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Facing the new computing curriculum with confidence

Helena Gillespie, the lead educator of the University of East Anglia’s ‘Teaching Computing’ free online course, explains how working with a team including Computing at School (CAS), classroom teachers and advisors has shaped this course, aimed at building teachers’ confidence with the new computing curriculum.

new computing curriculum

In September 2014, schools will begin to teach the new computing curriculum. While many teachers and schools are already including technology in their teaching, many do not feel ready to meet the specific demands of the new curriculum. The course team behind the University of East Anglia’s free online course, ‘Teaching computing: part 1’, have designed it in a way that takes teachers step by step through understanding the content of the new curriculum and the subject knowledge it requires, and on to how to plan, teach and assess computing. We’ve been lucky enough to be invited into real classrooms to film teachers and pupils at work and we’ve captured that on film to share with you. I hope that watching those teachers in action will make teaching the new curriculum seem both engaging and possible. The course is free, open and online, so all teachers can participate, either on their own or with their colleagues in school.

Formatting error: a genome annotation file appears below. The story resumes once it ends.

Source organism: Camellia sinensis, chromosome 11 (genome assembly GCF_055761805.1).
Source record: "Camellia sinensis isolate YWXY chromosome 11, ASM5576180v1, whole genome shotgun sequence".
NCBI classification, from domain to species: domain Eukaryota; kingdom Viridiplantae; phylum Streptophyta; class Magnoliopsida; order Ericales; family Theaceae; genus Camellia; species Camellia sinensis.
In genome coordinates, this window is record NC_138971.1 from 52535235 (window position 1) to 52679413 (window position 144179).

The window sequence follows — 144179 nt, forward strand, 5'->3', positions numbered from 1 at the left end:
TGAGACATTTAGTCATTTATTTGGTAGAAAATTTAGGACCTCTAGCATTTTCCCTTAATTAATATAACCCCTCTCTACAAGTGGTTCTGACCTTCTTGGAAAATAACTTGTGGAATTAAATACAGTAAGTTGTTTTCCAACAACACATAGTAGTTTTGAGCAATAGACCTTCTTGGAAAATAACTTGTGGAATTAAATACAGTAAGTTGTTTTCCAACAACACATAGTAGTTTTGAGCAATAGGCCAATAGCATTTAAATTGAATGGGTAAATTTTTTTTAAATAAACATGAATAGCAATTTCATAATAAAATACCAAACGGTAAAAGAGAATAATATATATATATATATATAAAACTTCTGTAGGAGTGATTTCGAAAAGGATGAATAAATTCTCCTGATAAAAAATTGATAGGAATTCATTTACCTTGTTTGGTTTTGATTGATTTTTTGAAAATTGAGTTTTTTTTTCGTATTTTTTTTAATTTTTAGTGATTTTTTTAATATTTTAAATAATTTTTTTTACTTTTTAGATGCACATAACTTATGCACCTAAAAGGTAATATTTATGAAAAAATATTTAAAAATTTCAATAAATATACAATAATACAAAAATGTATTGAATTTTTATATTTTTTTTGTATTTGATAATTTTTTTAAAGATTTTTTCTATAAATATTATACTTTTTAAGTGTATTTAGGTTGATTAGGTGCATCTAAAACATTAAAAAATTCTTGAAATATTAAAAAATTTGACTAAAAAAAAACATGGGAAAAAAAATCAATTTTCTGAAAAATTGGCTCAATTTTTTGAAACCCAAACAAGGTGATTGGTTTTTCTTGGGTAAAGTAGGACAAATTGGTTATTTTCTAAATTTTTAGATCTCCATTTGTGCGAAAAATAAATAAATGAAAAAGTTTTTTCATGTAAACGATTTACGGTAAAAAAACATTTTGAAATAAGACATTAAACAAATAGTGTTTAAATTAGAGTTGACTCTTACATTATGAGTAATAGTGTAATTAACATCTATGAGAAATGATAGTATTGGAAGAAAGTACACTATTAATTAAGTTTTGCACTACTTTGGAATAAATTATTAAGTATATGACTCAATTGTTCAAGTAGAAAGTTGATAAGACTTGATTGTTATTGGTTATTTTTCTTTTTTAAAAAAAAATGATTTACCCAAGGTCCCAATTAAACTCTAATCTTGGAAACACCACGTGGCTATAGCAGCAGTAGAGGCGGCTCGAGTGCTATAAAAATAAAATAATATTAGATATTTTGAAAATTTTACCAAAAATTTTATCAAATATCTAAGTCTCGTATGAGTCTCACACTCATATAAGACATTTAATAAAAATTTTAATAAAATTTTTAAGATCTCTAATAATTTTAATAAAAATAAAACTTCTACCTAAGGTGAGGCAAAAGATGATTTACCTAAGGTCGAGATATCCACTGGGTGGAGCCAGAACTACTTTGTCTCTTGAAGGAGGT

I’ve always believed that good teachers are also good learners, and in my role as Lead Educator on the Teaching Computing course, my learning curve has been steep. Building the course has led me to engage in video editing, conduct interviews, write content and really consider how teachers might be best supported by this course. This has been both challenging and time consuming, but the thing that has kept me going is the feedback I’ve had from teachers about how much they feel the course is needed. I know that the new curriculum is a real challenge for many, and we have designed this open online course with the aim of enabling teachers to build their confidence and competence in the new subject. We hope that by the time September brings the new curriculum, those who have completed the course will feel able to teach their own engaging computing lessons.

The team behind the course is phenomenally talented and brings together classroom teachers with educational advisors as well as the subjects association and academics to pool our understanding of what makes good teacher education for the subject of computing. When I meet members of the team, we often talk about what we’ve learned so far, what there is still to learn about this subject and about open online courses as a mode of teacher education.

But the driving force of the course will not come from the films we have made or the articles we have written. It will come from the teachers participating on the course. Our experience of providing open online learning so far has shown that it is the interactions between participants that drive the learning, the way they interact with each other, and the learning materials that brings the learning experience to life. As lead educator I am looking forward to joining in discussions and writing course emails that will contribute to this interaction. I’m expecting to learn a lot, I’m expecting those participating in the course to learn a lot too, and good learners will become good teachers of computing in schools.

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